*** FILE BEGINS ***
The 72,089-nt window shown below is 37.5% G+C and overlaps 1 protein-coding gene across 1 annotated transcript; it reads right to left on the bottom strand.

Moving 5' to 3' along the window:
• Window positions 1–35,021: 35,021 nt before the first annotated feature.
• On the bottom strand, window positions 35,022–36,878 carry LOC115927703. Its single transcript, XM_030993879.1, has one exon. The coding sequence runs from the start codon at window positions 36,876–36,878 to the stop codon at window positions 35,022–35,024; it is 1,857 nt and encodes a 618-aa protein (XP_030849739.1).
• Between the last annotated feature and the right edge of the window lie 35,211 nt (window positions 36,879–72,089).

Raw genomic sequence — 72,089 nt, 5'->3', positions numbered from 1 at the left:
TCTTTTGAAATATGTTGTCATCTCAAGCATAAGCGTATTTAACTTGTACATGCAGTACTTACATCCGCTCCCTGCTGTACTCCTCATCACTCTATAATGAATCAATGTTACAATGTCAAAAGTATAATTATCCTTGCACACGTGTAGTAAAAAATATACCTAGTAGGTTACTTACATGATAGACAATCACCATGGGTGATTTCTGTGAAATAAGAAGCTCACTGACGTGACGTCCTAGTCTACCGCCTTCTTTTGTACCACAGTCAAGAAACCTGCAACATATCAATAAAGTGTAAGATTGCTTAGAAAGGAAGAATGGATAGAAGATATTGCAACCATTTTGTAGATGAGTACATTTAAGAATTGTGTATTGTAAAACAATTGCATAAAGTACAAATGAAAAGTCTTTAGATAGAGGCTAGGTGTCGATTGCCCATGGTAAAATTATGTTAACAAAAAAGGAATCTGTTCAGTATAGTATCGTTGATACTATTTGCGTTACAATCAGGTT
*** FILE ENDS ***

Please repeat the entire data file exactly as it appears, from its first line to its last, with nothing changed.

The 72,089-nt window shown below is 37.5% G+C and overlaps 1 protein-coding gene across 1 annotated transcript; it reads right to left on the bottom strand.

Moving 5' to 3' along the window:
• Window positions 1–35,021: 35,021 nt before the first annotated feature.
• On the bottom strand, window positions 35,022–36,878 carry LOC115927703. Its single transcript, XM_030993879.1, has one exon. The coding sequence runs from the start codon at window positions 36,876–36,878 to the stop codon at window positions 35,022–35,024; it is 1,857 nt and encodes a 618-aa protein (XP_030849739.1).
• Between the last annotated feature and the right edge of the window lie 35,211 nt (window positions 36,879–72,089).

Raw genomic sequence — 72,089 nt, 5'->3', positions numbered from 1 at the left:
TCTTTTGAAATATGTTGTCATCTCAAGCATAAGCGTATTTAACTTGTACATGCAGTACTTACATCCGCTCCCTGCTGTACTCCTCATCACTCTATAATGAATCAATGTTACAATGTCAAAAGTATAATTATCCTTGCACACGTGTAGTAAAAAATATACCTAGTAGGTTACTTACATGATAGACAATCACCATGGGTGATTTCTGTGAAATAAGAAGCTCACTGACGTGACGTCCTAGTCTACCGCCTTCTTTTGTACCACAGTCAAGAAACCTGCAACATATCAATAAAGTGTAAGATTGCTTAGAAAGGAAGAATGGATAGAAGATATTGCAACCATTTTGTAGATGAGTACATTTAAGAATTGTGTATTGTAAAACAATTGCATAAAGTACAAATGAAAAGTCTTTAGATAGAGGCTAGGTGTCGATTGCCCATGGTAAAATTATGTTAACAAAAAAGGAATCTGTTCAGTATAGTATCGTTGATACTATTTGCGTTACAATCAGGTT